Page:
You may have existing reporting/visualization/statistical analysis tools you want to use to track, analyze, or report on your OpenClinica data. The most common method for doing this is using downloadable data extracts from the OpenClinica user interface.
However several other options exist, including using OpenClinicas API, using the OpenClinica Insight reporting tools, using Insights API, or by establishing a direct read-only connection to the Insight data warehouse.
This guide provides an overview of accessing data through a direct read-only connection to the Insight data warehouse.
For existing institutional toolchains, such as SAS, Qlik, Tableau, SSRS, Shiny, Jupyter, Stata, R, Python, Power BI, etc, the customer can establish a direct, live, readonly connection with the Insight database. This method can also be used to incorporate your OpenClinica data into other databases via Postgres Foreign Data Wrappers (FDWs, or linked tables).
Since the Insight back-end is a PostgreSQL database, allowing connections is a matter of setting up a secure, read-only database connection.
- Works where SSH does: Linux, Windows (PuTTY), etc.
- Use the tool of your choice, so long as it supports remote connections
- Live access to data, not snapshots as in data extracts (can be pro & con)
- Mostly static data permissions (schema-level)
- User management is separate from the OpenClinica and Insight web interfaces
- OpenClinica team will support setup and maintenance of your connection, however, assistance with connectivity and use of your particular tool (such as SAS or Tableau) is best-effort. We are not able to support the wide variety of possible clients (SAS, Tableau, Power BI, etc) and cannot guarantee end-to-end connectivity, functionality, or level of service.
There are Three Main Parts of the Set Up:
- Securing the connection itself
- Authenticating the user that is connecting
- Defining what the user is authorized to do
We do this with a secure, read-only, direct interface to the Insight Data Warehouse, via an SSH tunnel. It will require the involvement of your internal IT team
Connections to the Insight back-end (PostgreSQL) database are secured by using a SSH tunnel via a jump host.
A “jump host” means that your Insight server is not directly reachable from the Internet, so instead connections are made via an intermediate server that is reachable from the Internet but from which connections are allowed to the Insight server.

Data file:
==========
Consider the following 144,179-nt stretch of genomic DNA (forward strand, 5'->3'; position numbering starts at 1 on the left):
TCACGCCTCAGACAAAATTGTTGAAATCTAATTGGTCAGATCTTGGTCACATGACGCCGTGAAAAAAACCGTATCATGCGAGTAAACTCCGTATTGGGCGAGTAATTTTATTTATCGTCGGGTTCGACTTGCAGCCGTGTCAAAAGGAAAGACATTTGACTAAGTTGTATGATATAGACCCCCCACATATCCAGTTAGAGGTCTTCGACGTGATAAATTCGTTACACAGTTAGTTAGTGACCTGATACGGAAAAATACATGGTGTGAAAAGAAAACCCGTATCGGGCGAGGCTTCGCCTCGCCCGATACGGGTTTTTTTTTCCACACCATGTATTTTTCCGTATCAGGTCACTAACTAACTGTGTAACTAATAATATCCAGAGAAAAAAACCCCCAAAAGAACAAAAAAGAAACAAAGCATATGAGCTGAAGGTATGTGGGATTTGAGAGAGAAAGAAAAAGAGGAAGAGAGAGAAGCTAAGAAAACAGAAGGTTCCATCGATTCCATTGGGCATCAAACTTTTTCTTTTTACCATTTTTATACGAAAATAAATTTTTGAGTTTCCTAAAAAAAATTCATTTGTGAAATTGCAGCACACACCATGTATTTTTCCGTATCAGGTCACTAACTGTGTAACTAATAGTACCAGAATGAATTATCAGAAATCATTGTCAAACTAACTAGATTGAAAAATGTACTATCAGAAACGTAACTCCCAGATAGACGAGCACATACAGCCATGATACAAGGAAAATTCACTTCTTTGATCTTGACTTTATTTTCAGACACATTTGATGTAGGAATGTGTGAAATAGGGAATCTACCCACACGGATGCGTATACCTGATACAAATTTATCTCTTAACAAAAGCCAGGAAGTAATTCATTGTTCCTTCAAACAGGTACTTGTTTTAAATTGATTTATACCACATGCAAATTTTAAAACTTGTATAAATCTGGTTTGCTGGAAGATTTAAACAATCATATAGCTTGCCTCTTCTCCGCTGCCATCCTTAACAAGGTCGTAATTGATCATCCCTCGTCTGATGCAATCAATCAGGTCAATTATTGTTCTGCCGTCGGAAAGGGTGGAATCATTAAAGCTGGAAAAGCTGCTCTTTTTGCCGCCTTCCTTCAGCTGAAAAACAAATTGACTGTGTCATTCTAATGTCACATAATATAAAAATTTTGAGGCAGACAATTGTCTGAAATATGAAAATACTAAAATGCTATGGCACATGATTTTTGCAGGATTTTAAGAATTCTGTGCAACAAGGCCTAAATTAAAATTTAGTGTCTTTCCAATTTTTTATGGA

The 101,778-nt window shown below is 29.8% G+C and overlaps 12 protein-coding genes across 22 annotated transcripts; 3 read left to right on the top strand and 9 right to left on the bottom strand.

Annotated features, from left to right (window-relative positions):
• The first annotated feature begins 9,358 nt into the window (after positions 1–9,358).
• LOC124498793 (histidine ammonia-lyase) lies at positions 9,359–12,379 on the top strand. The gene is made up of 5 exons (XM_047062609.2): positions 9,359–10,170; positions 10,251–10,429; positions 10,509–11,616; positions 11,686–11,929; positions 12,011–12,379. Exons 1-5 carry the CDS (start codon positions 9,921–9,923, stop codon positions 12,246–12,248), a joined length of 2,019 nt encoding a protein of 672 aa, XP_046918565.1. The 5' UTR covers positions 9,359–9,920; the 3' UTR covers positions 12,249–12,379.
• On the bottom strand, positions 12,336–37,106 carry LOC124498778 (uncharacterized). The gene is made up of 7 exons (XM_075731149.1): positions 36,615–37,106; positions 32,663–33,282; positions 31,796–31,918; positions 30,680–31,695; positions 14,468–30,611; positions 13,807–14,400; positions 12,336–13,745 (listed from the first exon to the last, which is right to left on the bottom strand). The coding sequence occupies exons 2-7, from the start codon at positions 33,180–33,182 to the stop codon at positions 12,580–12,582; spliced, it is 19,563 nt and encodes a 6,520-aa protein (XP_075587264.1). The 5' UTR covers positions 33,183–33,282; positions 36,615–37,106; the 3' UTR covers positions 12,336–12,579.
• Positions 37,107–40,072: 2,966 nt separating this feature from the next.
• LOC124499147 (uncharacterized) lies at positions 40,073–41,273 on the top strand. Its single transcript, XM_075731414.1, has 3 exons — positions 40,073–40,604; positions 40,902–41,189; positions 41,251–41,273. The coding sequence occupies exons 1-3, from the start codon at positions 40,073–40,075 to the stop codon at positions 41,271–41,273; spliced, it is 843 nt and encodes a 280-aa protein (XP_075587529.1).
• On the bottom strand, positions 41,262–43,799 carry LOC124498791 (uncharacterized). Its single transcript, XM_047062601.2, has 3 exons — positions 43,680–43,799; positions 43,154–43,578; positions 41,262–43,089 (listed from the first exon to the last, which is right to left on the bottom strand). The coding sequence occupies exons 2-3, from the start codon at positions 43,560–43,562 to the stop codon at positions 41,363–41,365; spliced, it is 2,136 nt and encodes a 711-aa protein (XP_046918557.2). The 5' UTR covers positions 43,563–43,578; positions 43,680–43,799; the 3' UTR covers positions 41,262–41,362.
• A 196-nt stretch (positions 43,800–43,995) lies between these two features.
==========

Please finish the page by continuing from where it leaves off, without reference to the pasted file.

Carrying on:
A “SSH tunnel” means that the nature of the connection to Insight will be via a SSH (secure shell) session between your computer (or server) and the jump host. This SSH session is then configured to forward database connection requests to a certain local port (such as 65432) to the Insight server’s and database port (such as 5432). Database traffic forwarded in this way is secured.
The exact configuration of back-end connections on your side depends on the intended setup. A SSH client will be required on your computer or server. On Linux, SSH is installed by default (ssh). On Windows, there is a SSH tool called “PuTTY” which has a user friendly interface. Alternatively on Windows, “Git for Windows” (Git is a change tracking tool) comes with a Windows version of Linux’s SSH tool.
To Set Up Back-End Access Via Insight:
- Consider the pros and cons and decide if a back-end connection is the right solution for you.
- Submit a support ticket to the OpenClinica team to get the process started. Include:
- The IP addresses from which you will connect. This could be your computer IP, or a server IP. This is used to restrict access to the jump host to only those nominated IP addresses, for additional security.
- The user names and a “PEM” format SSH public key (see below) for the user(s) that will connect. If you are setting this up for a server then there could be just one “service account” type user, or there could be multiple individual users.
- For each user, which study environment(s) / schemata that they should have access to. The Insight “databases” shown in the Metabase front-end are actually database schemata. The default is access to all schemata, but it is possible to assign read-only access to one schema or many.
- The public key. These are files that end with “.pub” Please do not share the private key(s).
- Steps to set up the SSH with your preferred tool.
- Once the OpenClinica team has set up the connection, test it with your preferred tool.
The Following Links Describe How to Create SSH Keys:
- Linux/Mac: https://www.digitalocean.com/docs/droplets/how-to/add-ssh-keys/create-with-openssh/
- Windows: https://www.digitalocean.com/docs/droplets/how-to/add-ssh-keys/create-with-putty/
Please be sure to use a passphrase for your keys so that they cannot be used if they fall out of your possession.
Once the SSH tunnel is in place, it will be possible to connect to the Insight back-end PostgreSQL server. If using ODBC, the “psqlODBC” driver will need to be installed on the connecting computer/server (https://odbc.postgresql.org/). This driver allows applications to talk to PostgreSQL in the ODBC protocol. Then, either a DSN or connection string can be set up in the desired application. We can provide examples of these with your settings.